He also broke the 100m freestyle regional record, shaving almost a second off the previous mark set by his training partner and none other than double gold Commonwealth Games gold medallist and former College Sport Wellington Sportsman of the year Lewis Clareburt.
But it is the backstroke events that Finn will be competing in at the Junior World Championships.
“I will be just doing the 50m, 100m and 200m backstroke,” Finn told College Sport Wellington. With heats, semis and finals in each of those events and the schedule the way it is, that doesn’t really allow me to enter more events.
“My coach Gary Hollywood and I decided I have a lot of potential as a backstroker and so the focus is on those events over freestyle – I am mainly a backstroker, I kind of think of freestyle as kind of my party trick, I guess!”
Finn will utilise his experience of swimming for New Zealand at last year’s Junior Pan Pacific Championships in Hawaii.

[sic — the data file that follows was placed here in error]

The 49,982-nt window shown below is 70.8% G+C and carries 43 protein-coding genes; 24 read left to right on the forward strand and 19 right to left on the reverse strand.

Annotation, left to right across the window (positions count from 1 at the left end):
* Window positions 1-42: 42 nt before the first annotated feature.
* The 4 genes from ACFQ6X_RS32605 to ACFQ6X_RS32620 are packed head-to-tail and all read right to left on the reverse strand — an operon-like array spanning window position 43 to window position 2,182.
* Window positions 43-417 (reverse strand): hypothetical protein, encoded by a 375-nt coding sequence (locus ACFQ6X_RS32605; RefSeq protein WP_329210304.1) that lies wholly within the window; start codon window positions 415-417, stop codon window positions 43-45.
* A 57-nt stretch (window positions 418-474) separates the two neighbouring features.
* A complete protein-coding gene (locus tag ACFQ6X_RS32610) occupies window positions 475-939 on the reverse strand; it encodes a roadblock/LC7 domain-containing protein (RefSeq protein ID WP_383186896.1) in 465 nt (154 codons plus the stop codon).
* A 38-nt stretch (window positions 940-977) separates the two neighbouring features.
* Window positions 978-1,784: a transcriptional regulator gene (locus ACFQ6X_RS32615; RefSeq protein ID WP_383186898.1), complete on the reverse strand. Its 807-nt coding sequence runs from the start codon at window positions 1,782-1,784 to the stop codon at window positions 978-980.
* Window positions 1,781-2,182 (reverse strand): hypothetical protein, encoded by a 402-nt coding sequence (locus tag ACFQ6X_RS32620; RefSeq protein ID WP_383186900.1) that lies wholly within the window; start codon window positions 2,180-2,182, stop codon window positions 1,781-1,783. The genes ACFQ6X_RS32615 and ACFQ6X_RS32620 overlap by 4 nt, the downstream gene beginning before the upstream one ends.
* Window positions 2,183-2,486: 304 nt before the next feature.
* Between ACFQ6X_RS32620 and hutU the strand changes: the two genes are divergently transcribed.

“Some of those people I swam against at Pan Pacs last year will also be at the World Championships, so I know what to expect and know what I need to bring to do well.”
He set high expectations at Pan Pacs. “A lot of people around me were happy with my swims, but I wasn’t as happy as everyone else was. I made a couple of A finals and a B final in my 100m backstroke and did a few of my best times in my 200m backstroke and I swam good in the relays.”
The heat in Hawaii was tough to adjust to. “I wasn’t really used to the heat, especially during the day, and it was also an outdoor pool.”